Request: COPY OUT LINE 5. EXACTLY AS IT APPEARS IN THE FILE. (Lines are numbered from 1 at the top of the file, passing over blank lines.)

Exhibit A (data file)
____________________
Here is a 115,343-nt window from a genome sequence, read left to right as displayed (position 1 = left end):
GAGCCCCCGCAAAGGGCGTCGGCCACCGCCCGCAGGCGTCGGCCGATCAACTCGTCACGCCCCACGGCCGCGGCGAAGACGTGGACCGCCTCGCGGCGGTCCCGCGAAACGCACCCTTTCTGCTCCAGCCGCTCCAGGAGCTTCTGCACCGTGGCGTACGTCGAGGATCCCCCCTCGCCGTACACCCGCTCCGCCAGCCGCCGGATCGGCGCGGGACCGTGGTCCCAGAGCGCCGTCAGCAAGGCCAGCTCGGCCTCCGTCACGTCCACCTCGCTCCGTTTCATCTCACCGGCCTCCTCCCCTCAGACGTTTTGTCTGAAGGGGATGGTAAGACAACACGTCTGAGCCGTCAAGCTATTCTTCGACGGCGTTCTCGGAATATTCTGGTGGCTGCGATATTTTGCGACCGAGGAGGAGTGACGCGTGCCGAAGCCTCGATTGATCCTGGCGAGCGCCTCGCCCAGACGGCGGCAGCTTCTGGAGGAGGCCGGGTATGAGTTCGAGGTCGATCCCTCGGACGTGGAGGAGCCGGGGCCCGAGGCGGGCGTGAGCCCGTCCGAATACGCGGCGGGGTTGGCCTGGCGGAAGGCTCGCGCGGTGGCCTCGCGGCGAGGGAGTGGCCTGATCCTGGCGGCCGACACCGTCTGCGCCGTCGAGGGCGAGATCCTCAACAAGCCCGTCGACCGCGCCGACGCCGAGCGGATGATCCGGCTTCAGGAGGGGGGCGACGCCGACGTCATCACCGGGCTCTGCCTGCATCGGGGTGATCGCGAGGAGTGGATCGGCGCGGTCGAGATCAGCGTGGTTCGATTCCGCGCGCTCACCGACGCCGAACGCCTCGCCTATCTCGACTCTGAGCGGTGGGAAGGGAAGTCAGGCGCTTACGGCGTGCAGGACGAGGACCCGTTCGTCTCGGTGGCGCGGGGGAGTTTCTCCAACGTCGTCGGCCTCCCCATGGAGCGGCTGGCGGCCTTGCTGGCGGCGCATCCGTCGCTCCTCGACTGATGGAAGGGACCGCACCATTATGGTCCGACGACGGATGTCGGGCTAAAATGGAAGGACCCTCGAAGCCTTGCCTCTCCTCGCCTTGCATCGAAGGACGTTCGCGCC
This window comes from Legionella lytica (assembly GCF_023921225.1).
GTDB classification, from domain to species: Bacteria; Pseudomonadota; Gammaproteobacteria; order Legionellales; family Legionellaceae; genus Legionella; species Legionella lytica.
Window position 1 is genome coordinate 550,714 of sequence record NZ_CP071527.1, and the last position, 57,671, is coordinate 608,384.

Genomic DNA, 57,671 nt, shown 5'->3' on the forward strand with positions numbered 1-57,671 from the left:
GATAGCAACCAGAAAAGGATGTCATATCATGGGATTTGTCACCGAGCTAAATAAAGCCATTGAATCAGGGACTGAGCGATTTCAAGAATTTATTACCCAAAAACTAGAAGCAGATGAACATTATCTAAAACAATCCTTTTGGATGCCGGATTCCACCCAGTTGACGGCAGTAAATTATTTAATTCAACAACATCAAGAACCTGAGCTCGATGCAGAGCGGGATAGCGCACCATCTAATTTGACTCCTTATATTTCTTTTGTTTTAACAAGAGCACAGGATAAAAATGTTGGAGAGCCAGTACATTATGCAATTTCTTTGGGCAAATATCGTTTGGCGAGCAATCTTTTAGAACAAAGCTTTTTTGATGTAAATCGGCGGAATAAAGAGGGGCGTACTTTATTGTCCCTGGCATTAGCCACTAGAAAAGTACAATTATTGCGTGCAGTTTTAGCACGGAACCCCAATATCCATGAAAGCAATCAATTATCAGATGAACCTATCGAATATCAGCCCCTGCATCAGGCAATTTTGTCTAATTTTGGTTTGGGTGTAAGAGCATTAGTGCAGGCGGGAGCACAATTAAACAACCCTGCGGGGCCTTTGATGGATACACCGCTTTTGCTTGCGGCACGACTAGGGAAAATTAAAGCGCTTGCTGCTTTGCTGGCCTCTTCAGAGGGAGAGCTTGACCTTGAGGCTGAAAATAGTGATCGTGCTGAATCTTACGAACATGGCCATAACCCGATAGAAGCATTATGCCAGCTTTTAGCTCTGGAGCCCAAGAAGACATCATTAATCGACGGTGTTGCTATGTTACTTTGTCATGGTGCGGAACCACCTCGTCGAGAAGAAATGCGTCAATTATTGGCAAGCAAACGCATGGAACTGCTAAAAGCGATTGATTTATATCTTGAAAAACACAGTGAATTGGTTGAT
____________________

Window position 1 is genome coordinate 550,714 of sequence record NZ_CP071527.1, and the last position, 57,671, is coordinate 608,384.